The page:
Enterprise Search Decisions Need More Than a Matrix




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Mika Korhonen | unsplash

A client is in the process of selecting an enterprise search application. The project started in February, and we hope to begin a Proof-of-Concept validation in September. The two major surprises for the client have been: 1. how long the assessment process is taking and 2. the difficulty of comparing the claims and capabilities (often quite different) of vendors at both the RFI and RFP stage. We have considered over 70 functional and non-functional elements during the assessment process.

2D or Not 2D? – That Is the Question

Reducing these diverse capabilities to the two-dimensional 2-by-2 schematic approach adopted by Gartner and Forrester looks impressive, but how useful is it? For starters, Gartner and Forrester differ in their vendor coverage. Their selection criteria omits over 50 other vendors. The reports are a reasonable starting place to get a sense of the opportunities and issues involved in selecting an enterprise search application. But they are only that — a starting place.

Both Gartner and Forrester agree Coveo and Sinequa have been the “best in class” for the last eight years. However, the similarities between the two companies are small compared to their differences. Based on these reports, that will not be obvious to IT directors looking for search solutions.

To me, Coveo’s primary focus appears to be on support function search, given its wide range of partnerships with productivity-related applications. The openness Coveo is showing at present in supporting the SIGIR 2021 ecommerce data workshop is impressive, so if I was working on an ecommerce project, Coveo would certainly be on my RFI list. Sinequa would not make the list despite its high rating because it makes no pretense to be in the highly specialized ecommerce business.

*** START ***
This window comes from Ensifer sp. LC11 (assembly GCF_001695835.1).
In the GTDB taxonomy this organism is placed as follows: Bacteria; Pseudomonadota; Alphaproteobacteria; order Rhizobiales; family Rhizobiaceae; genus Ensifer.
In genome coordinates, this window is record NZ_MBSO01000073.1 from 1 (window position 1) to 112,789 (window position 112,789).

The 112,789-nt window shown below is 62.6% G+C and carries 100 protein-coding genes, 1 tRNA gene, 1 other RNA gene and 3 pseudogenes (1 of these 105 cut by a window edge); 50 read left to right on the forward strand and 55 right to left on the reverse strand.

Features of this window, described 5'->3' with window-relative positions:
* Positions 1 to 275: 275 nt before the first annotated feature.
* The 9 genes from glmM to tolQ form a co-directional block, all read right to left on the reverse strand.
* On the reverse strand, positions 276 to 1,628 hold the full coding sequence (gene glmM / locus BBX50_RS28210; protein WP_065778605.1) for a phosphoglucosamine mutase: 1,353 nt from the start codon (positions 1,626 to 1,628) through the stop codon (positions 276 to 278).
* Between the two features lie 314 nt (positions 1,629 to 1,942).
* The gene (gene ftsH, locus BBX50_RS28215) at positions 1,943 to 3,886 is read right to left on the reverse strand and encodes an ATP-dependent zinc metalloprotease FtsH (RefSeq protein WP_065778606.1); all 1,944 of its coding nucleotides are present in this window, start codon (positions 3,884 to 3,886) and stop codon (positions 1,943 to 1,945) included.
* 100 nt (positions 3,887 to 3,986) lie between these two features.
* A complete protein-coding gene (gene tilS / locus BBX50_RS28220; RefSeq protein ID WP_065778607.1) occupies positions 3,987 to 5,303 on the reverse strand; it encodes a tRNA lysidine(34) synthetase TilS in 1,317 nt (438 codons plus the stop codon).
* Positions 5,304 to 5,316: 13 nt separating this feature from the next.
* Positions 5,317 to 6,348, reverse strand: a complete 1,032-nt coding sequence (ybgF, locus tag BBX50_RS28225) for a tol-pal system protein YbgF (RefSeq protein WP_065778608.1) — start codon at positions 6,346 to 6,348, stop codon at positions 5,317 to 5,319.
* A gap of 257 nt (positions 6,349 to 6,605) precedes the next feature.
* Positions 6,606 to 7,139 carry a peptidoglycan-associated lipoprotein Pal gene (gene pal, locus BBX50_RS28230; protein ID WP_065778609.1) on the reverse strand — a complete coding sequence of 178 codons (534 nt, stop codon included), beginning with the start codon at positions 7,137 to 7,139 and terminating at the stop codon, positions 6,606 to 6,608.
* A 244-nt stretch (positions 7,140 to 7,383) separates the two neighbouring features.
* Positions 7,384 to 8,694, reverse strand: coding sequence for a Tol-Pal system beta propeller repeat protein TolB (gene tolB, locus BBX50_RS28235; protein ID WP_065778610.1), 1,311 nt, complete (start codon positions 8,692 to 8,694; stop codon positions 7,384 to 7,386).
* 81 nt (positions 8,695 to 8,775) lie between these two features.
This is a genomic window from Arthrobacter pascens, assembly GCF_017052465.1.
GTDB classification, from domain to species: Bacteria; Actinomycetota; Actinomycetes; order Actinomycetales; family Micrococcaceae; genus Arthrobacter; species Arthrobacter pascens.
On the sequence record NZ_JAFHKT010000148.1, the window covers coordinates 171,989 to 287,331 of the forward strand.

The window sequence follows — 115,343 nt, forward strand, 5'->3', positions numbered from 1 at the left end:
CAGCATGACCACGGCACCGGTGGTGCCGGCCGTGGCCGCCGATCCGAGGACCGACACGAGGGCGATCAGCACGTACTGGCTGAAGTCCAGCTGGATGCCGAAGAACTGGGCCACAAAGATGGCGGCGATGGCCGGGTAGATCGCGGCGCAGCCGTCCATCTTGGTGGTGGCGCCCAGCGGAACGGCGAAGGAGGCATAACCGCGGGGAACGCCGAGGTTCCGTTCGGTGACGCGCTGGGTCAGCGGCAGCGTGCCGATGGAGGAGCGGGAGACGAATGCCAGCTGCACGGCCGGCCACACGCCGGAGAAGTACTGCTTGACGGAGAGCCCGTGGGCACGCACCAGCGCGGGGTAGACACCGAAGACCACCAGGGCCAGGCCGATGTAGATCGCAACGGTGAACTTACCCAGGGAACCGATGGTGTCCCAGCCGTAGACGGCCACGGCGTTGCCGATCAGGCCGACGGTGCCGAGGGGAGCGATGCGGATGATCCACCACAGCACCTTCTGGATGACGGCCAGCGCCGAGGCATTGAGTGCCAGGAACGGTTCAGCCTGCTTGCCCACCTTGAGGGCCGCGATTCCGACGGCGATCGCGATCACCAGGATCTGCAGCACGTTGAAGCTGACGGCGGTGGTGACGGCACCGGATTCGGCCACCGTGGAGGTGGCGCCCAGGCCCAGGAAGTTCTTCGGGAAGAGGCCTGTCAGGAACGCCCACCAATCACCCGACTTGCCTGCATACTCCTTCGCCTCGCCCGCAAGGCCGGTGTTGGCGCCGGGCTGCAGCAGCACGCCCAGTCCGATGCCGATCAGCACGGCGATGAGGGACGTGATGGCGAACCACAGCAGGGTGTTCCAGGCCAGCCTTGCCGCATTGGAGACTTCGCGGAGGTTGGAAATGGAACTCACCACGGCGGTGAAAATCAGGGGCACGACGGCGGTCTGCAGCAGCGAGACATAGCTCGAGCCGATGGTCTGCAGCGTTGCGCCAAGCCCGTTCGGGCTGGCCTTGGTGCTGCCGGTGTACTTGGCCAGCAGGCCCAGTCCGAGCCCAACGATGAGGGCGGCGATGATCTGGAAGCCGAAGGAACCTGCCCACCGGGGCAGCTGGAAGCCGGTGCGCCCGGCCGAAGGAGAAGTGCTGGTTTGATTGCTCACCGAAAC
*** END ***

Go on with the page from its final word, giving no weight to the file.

In the case of Sinequa, I see a significant global competence in a range of industry sectors, notably biosciences, manufacturing, government and financial services. Most enterprise search applications involve supporting North American and European operations, so the fact that Sinequa has major offices in both the U.S. and Europe is helpful. In addition, many organizations in this sector want an on-premises solution. Coveo only offers a SaaS platform.

Related Article: How Much Does Enterprise Search Cost?

Connectors, Languages and AI/ML

For all three of these deliverables — connectors, languages and AI/ML — the devil is in the details and not in the marketing pitch. All search vendors promise a wide range of connectors and seamless federated search, but unless the user interface can offer usable and predictable access to the information in these applications and manage the security issues, the number of connectors is irrelevant. The value of user-managed interfaces is now widely recognized, but Sinequa and Coveo have adopted significantly different approaches here. One isn’t better than the other, they just support different business cases.